The two opening shows of France's prestigious Avignon Festival — one of the world's biggest theatre showcases — meant to be held Friday have been cancelled after strike action by actors and technicians.
Festival director Olivier Py told a press conference on Friday that the premieres of "The Prince of Hamburg" by Heinrich von Kleist and the ballet "Fatal Blow" which had been set to mark the opening of the event would not go ahead.
The festival, which attracts 128,000 theatre-goers to the southern French city, faces a serious threat from striking technicians and performers angry about proposed changes to their special "intermittent" status that provides them extra unemployment payments between creative endeavors.
A vast majority of the festivals technicians, ticket sales people and other staff will strike on Friday, but have voted to not completely walk out of the event. They plan various industrial actions all while doing the work that allows the event to happen.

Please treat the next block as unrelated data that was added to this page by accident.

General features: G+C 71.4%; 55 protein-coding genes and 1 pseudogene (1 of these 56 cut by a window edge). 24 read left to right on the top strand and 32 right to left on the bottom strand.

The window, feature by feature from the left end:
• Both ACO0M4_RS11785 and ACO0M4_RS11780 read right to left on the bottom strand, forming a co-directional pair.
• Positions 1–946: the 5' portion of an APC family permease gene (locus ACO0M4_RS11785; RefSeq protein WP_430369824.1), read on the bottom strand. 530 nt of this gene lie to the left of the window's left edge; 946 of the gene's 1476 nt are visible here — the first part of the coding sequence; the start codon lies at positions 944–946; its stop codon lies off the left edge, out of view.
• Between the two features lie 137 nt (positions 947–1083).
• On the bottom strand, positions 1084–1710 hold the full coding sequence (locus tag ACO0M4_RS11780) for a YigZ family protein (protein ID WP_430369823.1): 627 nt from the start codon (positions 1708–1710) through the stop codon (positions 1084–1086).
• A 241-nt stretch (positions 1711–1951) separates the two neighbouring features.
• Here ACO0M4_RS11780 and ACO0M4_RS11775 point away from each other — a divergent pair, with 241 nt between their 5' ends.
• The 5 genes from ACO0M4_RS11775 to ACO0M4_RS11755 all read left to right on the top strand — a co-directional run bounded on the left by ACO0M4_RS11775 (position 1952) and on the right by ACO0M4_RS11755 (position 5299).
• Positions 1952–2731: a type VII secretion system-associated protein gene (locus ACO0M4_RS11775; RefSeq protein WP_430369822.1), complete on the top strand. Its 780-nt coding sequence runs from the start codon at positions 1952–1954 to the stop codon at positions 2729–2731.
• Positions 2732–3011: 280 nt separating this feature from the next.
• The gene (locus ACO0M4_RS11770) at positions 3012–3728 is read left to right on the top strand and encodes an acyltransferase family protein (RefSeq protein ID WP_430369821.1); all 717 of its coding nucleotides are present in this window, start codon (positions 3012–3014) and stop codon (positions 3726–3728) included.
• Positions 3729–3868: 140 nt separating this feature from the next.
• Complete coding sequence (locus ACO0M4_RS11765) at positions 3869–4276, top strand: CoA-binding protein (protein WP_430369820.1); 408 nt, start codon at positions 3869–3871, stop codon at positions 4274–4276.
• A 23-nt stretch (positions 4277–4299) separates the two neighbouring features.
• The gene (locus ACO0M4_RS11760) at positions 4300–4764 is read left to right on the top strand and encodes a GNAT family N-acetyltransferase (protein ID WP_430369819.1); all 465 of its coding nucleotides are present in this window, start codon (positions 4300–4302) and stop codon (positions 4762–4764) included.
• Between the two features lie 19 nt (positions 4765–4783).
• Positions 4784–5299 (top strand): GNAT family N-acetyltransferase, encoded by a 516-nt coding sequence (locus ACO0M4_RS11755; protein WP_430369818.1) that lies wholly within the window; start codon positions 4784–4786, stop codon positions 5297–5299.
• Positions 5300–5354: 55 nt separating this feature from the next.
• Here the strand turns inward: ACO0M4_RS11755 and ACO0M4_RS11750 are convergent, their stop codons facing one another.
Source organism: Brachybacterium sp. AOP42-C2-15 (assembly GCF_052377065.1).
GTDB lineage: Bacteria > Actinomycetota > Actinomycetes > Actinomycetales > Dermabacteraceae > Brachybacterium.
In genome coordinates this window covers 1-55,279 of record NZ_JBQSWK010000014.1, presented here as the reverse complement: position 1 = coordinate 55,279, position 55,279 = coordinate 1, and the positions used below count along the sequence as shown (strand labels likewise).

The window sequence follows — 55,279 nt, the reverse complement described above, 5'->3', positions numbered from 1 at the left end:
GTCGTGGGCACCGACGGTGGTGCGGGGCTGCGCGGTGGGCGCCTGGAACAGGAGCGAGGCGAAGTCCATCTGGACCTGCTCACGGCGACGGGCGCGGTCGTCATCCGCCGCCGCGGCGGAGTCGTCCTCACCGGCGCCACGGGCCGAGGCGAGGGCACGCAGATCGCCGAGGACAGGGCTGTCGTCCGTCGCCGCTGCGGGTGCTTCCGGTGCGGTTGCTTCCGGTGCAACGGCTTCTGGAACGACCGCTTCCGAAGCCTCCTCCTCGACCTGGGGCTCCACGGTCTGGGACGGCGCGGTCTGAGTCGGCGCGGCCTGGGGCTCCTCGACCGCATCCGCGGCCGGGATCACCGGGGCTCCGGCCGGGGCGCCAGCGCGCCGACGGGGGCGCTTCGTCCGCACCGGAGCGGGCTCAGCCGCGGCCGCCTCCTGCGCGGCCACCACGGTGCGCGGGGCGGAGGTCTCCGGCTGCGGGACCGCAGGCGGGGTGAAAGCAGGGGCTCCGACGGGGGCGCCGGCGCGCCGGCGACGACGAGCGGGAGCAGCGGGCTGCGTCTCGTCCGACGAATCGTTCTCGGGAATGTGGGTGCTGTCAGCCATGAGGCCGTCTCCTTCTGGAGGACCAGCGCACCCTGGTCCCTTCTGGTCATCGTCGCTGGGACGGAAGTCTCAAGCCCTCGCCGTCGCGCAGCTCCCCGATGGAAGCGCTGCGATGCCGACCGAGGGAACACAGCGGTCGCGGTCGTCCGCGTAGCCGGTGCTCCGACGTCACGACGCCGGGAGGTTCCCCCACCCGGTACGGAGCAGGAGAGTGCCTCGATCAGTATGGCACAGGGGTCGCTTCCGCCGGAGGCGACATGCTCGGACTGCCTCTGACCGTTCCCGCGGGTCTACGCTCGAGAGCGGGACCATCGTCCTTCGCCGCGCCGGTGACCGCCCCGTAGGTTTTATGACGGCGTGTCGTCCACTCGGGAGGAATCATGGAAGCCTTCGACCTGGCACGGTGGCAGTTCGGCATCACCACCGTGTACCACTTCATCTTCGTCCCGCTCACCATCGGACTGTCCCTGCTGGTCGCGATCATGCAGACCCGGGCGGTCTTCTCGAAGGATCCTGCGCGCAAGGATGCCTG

However, a strike from a broader group of "intermittent" performers is still very much a threat to festival, which is now in its 68th year and slated to run until the end of the month. The performers have been staging demonstrations and walk-outs for months over an agreement that would see them pay higher payroll taxes and encounter a longer wait for their unemployment benefits.
A similar dispute in 2003 forced Avignon's organizers to cancel a large swathe of the programme. The Avignon Festival is regarded as one of the biggest theatre festivals in the world, a title hotly disputed with the annual Edinburgh Festival in Scotland.